Carson City school foundation adapting to COVID-19 needs
The Carson City Schools Foundation considers itself a small conduit of information, but its volunteers are keen on funneling resources in powerful ways that will help the local school district.
Foundation President Steve Reynolds, secretary/treasurer Casey Gilles and board member Keith Squires, along with five others, are focusing on efforts to support the Carson City School District’s staff and students financially in ways its sites might be limited to doing on their own. The foundation also is open to adapting to scholarship requests that have happened in recent months with COVID-19 and new needs in the classroom that have arisen for district staff members.
“Our mission is that we want to secure funding for schools,” Reynolds explained at the Aug. 25 school board meeting. “We want to support projects beyond schools funded by district and work with the community.”
During the foundation’s presentation on Aug. 25, Reynolds, Gilles and Squires highlighted some of the charity’s initiatives and income sources. Funding is received primarily through individual donors and employee payroll deductions, which currently totals about $700 monthly. Approximately 10 percent of all district staff members contribute through this method.
The employee campaign is to highlight awareness that the foundation exists, Reynolds said.
As of August, the foundation’s balance was holding at about $91,442 to be used for its projects and student needs above what the district is able to fund.
The board typically meets monthly except in July at the district office to review its budget and financial standing and goals, evaluate funding applications and assess project needs.
The foundation previously approved a grant budget for the 2020-21 year of $20,000 that included $2,000 in operating costs, $2,000 for student grants, $4,000 for staff mini-grants, $10,000 for group grants dedicated to the different school campuses or departments for various projects and $2,000 for several special requests that Reynolds said the foundation receives at any time during the year.
Reynolds also reported on the success of this year’s spring mini-grant awards, which totaled $250 to help new teachers in need of materials or to launch special education projects. Department grants went to speech pathologists in Student Support Services or to operations services director Mark Korinek to purchase recycling bins for schools.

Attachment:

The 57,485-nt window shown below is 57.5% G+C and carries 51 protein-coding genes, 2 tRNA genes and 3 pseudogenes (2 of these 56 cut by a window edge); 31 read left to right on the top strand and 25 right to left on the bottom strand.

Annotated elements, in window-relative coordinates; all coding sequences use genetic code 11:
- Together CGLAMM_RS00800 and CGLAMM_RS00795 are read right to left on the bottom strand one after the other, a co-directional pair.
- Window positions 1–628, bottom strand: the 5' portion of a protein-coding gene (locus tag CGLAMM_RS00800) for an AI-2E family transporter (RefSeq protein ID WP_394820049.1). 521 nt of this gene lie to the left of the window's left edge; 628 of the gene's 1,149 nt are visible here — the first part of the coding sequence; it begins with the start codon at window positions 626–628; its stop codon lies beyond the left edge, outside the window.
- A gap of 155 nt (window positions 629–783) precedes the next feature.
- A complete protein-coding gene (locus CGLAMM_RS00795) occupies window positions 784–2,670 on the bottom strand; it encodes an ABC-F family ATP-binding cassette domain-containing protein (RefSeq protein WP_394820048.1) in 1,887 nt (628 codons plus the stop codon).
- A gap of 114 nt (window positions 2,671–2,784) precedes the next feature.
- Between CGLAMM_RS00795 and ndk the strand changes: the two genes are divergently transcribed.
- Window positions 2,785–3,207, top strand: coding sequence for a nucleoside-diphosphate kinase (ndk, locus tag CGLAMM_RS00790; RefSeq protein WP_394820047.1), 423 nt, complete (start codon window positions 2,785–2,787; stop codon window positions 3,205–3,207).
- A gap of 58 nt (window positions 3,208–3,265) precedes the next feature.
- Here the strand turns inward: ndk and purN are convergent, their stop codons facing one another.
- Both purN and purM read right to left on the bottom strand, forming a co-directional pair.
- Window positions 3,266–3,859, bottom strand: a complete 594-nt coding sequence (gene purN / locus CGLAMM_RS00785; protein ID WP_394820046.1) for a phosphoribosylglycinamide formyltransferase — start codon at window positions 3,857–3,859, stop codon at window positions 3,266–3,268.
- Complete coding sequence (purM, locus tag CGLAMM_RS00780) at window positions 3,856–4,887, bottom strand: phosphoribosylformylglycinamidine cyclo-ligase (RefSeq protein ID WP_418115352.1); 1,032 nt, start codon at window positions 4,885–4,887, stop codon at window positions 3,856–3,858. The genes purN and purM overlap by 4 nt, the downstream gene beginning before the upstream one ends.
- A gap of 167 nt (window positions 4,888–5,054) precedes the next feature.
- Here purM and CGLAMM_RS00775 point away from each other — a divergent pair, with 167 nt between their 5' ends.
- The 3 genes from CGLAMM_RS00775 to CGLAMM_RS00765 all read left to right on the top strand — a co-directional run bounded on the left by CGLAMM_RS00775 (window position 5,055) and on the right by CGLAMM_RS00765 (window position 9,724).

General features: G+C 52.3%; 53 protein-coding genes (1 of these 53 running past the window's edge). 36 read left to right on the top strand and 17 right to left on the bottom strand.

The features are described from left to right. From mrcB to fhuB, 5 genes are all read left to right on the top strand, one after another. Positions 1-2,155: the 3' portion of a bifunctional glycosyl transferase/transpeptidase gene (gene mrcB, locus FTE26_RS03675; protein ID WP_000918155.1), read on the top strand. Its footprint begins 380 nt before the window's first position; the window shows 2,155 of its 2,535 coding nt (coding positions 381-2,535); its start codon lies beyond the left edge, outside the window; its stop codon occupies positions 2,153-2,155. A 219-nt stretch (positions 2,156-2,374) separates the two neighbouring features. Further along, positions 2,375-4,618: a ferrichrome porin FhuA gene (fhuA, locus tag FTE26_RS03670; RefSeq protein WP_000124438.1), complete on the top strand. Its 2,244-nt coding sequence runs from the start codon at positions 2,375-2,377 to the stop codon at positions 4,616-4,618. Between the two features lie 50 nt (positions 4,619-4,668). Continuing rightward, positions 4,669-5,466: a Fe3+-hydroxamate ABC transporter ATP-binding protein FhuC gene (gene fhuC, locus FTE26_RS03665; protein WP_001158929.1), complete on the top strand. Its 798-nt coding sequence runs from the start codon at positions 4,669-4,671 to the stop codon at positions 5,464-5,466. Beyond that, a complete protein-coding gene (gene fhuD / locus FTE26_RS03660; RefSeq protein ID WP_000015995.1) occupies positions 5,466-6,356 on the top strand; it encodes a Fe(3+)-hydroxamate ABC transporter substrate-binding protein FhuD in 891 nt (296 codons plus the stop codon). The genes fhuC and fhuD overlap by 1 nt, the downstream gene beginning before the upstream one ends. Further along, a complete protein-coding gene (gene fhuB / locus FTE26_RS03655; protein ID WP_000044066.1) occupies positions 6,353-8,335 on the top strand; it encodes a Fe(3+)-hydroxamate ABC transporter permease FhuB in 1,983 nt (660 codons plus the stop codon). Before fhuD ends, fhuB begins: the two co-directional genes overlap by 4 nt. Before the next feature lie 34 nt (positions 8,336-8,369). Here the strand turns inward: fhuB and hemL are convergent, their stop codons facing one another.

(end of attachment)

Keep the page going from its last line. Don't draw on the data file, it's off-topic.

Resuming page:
Squires said the foundation will be offering a new mini-grant this year, the Cathy Bober grant, to honor the late educator who died in September 2019 from cancer after working as a teacher in Lake Tahoe and a substitute teacher in Carson City and contributed volunteer service at local churches.
Squires, who is retired, said the pandemic this year has created its own unique circumstances and made it more important to conduct outreach to teachers and administrators. It also offered the freedom for staff members to contribute as they choose.
“The situation is so incredibly complex because of dealing with the additional challenges of the safety of students and teachers and staff that, in this system as complex as we already had, we had to be flexible to allow for new ideas to percolate or evolve out of this to where they feel comfortable to where they could say, ‘Here’s what I think I can do.’ ”
Gilles and Squires said grant applications will be available this fall, and anyone who is interested can visit the website or contact the board members for more information. Anyone wishing to contribute to the foundation can go to http://www.ccschoolsfoundation.org or send checks to the Carson City Schools Foundation, P.O. Box 92, Carson City, Nev. 89702. For more information, e-mail email@example.com.